By January 8th, we had Christmas. We all came over in our masks and we gathered in the living room so the kids could open their presents. Mom and Dad sat in the middle of it all. Basking in the glory of the insanity they so sorely missed on actual Christmas Day. There was wrapping paper everywhere. Babies, toddlers, and children laughing, crying, and running amuck. Mom and Dad were in their element. I remember talking to him that night and really looking him in the eye. I saw an actual twinkle in his eyes. They were glistening. The smile on his face was one I had never seen before. It was the smile of a man who fought and won against a vicious virus.

I got home that night feeling light. It could have been the two glasses of champagne I drank, but it was also because I knew Dad was okay. Mom was okay. I was able to breathe easy knowing that when the next challenge comes our way, my family will be able to face it the way we faced this, together.


Texts with Dad from January 31st:

“If you can formulate what your emotional response has been to all of this, I’ll also implement that. I know it is tough to formulate emotional responses considering you are a robot.”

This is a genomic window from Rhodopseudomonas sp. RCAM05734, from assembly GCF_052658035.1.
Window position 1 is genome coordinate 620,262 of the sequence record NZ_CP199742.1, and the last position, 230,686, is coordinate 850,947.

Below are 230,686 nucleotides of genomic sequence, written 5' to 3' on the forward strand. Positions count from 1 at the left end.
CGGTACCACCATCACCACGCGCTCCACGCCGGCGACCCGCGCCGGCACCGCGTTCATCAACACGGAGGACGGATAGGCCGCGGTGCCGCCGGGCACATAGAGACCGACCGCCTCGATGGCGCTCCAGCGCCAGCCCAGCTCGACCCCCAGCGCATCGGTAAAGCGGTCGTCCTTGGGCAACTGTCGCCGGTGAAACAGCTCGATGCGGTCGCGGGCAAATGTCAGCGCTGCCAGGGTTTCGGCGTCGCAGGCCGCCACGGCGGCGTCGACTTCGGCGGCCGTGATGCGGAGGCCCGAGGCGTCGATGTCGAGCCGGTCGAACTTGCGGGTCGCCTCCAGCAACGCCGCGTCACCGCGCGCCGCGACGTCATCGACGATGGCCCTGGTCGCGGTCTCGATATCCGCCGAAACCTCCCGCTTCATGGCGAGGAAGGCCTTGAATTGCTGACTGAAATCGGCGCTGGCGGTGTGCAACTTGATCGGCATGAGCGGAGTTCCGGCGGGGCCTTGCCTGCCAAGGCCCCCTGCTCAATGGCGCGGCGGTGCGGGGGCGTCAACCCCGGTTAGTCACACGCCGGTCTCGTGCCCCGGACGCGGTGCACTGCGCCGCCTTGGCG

“Two words: sobering and humbling.”

“Sobering came after your steroid high I am sure.”

“No, it came despite a steroid high. But confidently looking ahead to the next challenge….on the horizon.”

“My mind is still boggled over the fact that you had it.”

“The unbelievability is reinforced every time someone I’m talking to on the phone says that I sound short of breath while talking.” 

Dad returned to work January 14th. He noted some of his neurological symptoms still lingered. Forgetfulness, scattered thoughts, foggy moments. He found himself asking silly questions that he otherwise would have known the answers to.